I thought starting a company would be an HSP’s nightmare. Turns out, we’re great at it.
I never wanted to own my own business. I’ve worked closely with business owners, and I know the amount of work involved. But my hesitation involved so much more than effort. As a highly sensitive person (HSP) — someone who gets overwhelmed easily and feels the world deeply — I also know how hard it can be to work with clients or customers who are difficult, insensitive, and demanding. That trifecta can be an HSP’s worst nightmare.
Yet, despite those concerns, I ended up starting my own business after leaving my job as content director of a digital marketing agency. At the time, I was approached by an attorney to handle marketing for his law firm. Things started off well enough, and I enjoyed being my own boss. However, in spite of the successful marketing results I achieved for his firm, this client became demanding and critical. I began to dread our meetings and began avoiding communicating with him. Finally, we ended the contract, and like most HPSs, I actually felt some relief to be done with this emotional roller coaster that stifled my creative energy.
As rough an experience as it was, I saw what great business owners HSPs make. We have so many great attributes due to our concern for their clients, desire to do our best, and inborn creativity. But I knew there needed to be some clear-cut rules to help HSPs navigate an experience that can easily leave them overwhelmed and flooded.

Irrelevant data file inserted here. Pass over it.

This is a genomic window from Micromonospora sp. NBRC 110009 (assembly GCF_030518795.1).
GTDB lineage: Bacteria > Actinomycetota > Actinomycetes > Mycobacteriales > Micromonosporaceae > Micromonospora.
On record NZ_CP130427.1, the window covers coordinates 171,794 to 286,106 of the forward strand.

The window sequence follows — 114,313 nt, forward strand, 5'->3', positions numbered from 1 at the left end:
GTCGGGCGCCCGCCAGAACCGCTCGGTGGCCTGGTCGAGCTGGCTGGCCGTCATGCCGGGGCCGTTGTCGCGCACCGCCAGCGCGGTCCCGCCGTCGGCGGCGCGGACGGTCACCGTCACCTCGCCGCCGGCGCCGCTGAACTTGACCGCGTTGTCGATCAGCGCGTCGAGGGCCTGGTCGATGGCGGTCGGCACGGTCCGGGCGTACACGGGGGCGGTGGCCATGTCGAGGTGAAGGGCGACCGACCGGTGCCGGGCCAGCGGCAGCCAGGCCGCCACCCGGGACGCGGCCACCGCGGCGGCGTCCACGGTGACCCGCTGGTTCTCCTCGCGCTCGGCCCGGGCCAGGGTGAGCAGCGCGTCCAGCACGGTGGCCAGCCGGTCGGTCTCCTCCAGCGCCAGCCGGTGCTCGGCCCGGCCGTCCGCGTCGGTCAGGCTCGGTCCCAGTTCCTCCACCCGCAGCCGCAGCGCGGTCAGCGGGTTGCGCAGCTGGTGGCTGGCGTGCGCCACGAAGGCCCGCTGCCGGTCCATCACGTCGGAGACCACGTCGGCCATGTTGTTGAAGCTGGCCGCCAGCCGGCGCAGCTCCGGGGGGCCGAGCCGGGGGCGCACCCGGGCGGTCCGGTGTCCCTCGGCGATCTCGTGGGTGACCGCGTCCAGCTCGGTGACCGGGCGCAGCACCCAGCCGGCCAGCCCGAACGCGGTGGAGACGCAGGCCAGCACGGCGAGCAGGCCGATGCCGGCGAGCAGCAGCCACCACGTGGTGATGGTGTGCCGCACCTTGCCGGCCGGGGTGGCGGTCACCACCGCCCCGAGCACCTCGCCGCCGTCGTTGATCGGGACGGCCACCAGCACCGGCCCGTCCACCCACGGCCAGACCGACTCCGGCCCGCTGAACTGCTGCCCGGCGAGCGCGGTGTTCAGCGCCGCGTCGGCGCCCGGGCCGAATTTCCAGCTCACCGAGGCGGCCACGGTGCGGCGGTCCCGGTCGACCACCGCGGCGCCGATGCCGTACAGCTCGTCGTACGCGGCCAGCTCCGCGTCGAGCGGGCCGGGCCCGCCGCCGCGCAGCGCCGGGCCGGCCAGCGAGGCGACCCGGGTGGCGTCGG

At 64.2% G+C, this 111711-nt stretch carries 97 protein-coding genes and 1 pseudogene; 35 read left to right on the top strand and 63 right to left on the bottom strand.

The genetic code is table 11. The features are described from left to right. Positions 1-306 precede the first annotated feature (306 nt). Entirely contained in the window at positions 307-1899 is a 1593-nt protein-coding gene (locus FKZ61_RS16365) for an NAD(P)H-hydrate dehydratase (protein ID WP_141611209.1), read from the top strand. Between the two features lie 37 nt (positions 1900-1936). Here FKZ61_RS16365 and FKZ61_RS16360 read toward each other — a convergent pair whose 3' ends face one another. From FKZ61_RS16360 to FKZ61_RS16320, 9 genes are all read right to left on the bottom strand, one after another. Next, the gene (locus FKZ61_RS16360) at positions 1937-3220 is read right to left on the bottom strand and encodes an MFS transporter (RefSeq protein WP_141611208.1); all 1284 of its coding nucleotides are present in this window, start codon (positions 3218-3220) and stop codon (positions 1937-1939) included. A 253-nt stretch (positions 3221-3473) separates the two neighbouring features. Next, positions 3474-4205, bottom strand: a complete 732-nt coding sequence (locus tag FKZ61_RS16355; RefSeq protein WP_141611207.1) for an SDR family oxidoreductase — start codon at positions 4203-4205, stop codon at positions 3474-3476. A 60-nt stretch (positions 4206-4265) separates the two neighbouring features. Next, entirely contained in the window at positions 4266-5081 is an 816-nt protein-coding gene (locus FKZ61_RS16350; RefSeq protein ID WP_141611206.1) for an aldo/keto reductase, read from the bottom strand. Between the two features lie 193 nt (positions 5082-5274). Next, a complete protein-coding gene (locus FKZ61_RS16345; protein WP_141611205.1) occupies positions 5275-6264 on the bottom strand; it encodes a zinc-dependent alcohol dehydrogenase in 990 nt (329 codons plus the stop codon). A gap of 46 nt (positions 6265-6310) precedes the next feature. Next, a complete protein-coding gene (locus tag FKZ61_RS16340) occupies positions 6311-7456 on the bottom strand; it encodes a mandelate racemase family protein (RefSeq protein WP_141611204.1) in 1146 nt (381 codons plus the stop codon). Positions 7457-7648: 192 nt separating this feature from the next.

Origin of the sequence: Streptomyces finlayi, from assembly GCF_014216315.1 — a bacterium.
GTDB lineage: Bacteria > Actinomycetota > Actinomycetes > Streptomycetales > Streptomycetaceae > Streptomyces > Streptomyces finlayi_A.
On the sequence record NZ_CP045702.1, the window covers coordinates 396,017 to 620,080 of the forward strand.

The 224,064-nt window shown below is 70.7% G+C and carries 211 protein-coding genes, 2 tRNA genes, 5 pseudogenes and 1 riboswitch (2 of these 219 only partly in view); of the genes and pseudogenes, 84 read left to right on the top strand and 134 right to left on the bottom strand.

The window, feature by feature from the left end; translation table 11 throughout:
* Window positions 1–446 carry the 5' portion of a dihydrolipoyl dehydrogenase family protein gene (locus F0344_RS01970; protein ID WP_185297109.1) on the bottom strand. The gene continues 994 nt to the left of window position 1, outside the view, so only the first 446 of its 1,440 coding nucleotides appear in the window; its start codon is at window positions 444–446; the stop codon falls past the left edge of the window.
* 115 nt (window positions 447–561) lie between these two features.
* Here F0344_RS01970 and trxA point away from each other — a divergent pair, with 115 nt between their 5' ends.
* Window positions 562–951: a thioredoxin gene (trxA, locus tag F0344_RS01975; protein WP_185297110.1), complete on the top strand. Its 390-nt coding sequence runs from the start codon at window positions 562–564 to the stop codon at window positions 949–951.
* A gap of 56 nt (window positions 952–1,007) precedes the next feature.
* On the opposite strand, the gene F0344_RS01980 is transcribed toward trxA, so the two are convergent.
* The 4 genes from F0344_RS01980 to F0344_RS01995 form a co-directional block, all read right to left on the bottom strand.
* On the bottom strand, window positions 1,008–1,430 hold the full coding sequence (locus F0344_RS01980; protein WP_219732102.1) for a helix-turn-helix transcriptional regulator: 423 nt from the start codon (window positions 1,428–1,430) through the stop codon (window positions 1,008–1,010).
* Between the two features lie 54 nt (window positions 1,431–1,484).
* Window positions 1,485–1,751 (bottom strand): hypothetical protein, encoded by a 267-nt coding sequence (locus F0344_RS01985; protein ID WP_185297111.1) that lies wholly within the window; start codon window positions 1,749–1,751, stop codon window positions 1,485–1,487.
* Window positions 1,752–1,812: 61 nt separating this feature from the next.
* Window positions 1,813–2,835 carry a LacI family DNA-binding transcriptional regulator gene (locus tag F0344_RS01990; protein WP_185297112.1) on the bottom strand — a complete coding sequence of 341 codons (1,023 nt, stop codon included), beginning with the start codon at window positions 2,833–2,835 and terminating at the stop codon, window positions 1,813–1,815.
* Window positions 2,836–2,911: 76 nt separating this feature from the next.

I developed five tips to help HSP business owners succeed, and I’m happy to share that three years later, my marketing business continues to grow and is highly profitable. I will never be your typical CEO or entrepreneur because I am an HSP that has learned to love and appreciate who I am.
5 Rules for HSP Business Owners
1. Surround yourself with non-HSPs.
Because HSPs feel things so strongly, it is vital as a business owner that you have non-HSPs in your life. At least once a week, I call upon my non-HSP husband to help me think through an email or phone call regarding a difficult decision or client. Because he doesn’t feel things as strongly, he can usually help me see through a situation in a more matter-of-fact way of reasoning.
While other HSPs are great for understanding specific problems and even venting, I have found that non-HSPs cut to the chase when making hard choices or dealing with difficult people. However, always trust your instincts because, as an HSP, we need to feel good about the decisions we make, and sometimes that means going the extra mile with a client (even though the whole world would agree that they don’t deserve it).
2. Trust your instincts.
One of the really great things about being an HSP business owner is that your sensitivity will allow you to recognize things others might miss. If you have a call with a prospective client that feels “off,” you can trust your instincts and ask more questions or even walk away.